May be helpful to relieve pain. Place a damp cloth on your shoulder and then place an icepack (or bag of frozen peas) over the top of this. Leave it on for 10-15 minutes use up to 3 times a day.
- People should be cautious using these treatments if they have altered skin sensation or circulatory problems.
- Check the skin regularly
- Stop if there is excessive pain, numbness or tingling
- Do not put ice directly on to the skin as this may cause a burn.
These are commonly advised with the aim of regaining movement in your shoulder and decreasing pain. For most benefit, it is important to do the exercises regularly, the exercises may be uncomfortable to perform but the discomfort should wear off within 30 minutes of stopping. If the discomfort lasts for longer than this or if the pain gets worse, stop exercising and seek advice from your doctor or physiotherapist.
Stand leaning on a table supporting your body weight with other hand.
Let your other arm hang relaxed straight down. Swing your arm forwards and backwards. In addition you can swing sideways or take in a circular motion.
Pull a rope through a ring located high above your head. Sit with your back against a wall. Hold onto both ends of the rope.
Lift your arm and assist by pulling down with the other hand.
Place hands on table standing with your legs hip width apart. Gently walk the legs backwards, gradually increasing the range of movement.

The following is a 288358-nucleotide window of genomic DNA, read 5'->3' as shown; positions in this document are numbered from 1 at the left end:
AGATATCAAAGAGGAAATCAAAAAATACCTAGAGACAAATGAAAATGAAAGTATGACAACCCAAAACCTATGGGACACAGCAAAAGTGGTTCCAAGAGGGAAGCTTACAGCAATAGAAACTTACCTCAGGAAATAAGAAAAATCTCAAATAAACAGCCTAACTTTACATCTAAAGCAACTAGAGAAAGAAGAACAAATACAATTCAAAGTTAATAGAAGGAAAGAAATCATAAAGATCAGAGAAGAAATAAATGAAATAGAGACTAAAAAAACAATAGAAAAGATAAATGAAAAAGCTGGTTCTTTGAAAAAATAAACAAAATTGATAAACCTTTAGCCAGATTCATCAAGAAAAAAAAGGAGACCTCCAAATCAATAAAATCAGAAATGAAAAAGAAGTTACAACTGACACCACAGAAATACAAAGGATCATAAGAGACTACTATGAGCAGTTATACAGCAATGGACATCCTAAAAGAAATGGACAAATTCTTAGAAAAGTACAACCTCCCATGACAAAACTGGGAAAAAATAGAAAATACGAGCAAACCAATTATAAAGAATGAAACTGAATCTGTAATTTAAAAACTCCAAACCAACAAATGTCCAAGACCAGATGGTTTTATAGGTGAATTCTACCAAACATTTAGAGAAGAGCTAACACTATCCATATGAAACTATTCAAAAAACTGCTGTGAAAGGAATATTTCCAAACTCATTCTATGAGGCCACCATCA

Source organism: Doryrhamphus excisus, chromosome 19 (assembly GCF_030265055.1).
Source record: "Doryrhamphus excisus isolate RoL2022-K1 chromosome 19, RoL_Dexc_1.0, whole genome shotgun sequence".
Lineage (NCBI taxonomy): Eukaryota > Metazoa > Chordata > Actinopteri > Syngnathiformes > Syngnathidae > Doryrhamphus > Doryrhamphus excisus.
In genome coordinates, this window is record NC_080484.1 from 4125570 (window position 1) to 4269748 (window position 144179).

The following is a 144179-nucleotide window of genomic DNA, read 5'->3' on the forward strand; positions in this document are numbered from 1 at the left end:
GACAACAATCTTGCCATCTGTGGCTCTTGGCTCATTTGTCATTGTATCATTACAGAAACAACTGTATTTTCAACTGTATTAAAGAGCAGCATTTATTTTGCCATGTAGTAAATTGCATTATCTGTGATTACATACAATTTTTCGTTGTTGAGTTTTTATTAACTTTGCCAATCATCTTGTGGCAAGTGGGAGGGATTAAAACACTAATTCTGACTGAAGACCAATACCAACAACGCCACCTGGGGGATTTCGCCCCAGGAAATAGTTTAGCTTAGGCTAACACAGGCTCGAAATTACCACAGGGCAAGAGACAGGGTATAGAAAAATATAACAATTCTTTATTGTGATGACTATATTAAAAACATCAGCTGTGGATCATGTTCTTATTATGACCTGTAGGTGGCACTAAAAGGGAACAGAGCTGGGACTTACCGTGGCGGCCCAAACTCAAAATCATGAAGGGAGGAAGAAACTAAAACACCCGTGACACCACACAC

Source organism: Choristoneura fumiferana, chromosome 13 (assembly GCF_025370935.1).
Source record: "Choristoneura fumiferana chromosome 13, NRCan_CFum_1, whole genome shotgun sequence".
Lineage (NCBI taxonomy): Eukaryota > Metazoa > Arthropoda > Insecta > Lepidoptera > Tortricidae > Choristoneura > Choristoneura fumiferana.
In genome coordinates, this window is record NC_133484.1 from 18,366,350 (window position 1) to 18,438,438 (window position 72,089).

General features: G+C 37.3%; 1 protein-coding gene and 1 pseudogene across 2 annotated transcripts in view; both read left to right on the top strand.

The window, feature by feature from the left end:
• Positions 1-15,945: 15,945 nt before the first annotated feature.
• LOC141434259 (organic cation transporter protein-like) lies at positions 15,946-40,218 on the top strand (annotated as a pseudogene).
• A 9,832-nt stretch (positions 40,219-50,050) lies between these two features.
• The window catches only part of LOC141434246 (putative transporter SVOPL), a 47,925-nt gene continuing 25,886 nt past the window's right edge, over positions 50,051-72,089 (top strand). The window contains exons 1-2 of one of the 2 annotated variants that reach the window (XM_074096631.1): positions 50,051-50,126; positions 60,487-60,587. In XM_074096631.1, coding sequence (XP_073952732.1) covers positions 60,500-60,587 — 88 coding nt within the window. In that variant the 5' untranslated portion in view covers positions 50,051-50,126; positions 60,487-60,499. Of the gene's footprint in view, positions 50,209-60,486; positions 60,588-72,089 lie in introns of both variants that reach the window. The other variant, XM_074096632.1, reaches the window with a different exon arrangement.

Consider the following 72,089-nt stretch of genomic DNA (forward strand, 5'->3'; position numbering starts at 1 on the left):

Keep arms straight and stretch.
Stand facing a wall.
‘Walk’ your fingers up the wall as high as posible. Reverse down in the same way.
Only go as far as is reasonably comfortable
Stand and grip one end of a stick with the arm to exercised.
Lift your arm x degrees to the side, assist by pushing with the other hand.
Only go as far as is reasonably comfortable
Sit or stand with both elbows at right angles. Place a rolled towel between your elbow and side. Hold a stick with both hands.
Push the stick to move the arm outwards making sure to keep the elbow in by your side. Only go as far as is reasonably comfortable. Hold in stretch position for 3-5 seconds then return to start position.
Repeat 5 times 2-3 times a day
Lie on your side with your upper arm on a towel. Your shoulder and elbow are bent 90 degrees.
Push your hand towards the floor with your other hand, keeping your elbow still. Only go as far as is reasonably comfortable.
Hold seconds 15 seconds
Repeat 5 times twice a day.
Stand with arms behind your back and hold one hand.
Slide your hand up along your back as far as is reasonably comfortable hold for 3-5seconds and lower. Over time you may find you can go further. Do not push through pain.
Repeat 5-10 times 2-3 times a day
If you find that you are not improving, some advice or treatment from a physiotherapist can be helpful in managing shoulder pain. Click here to self-refer to a physiotherapist.
How to prevent and manage future flare ups?
Frozen shoulder is a naturally occurring condition and it may occur as a result of injury. It can also occur for no reason at all. After an injury it is therefore important to keep your shoulder moving gently, performing the exercises above and early mobilisation may reduce the chance of developing a frozen shoulder.
Page last updated: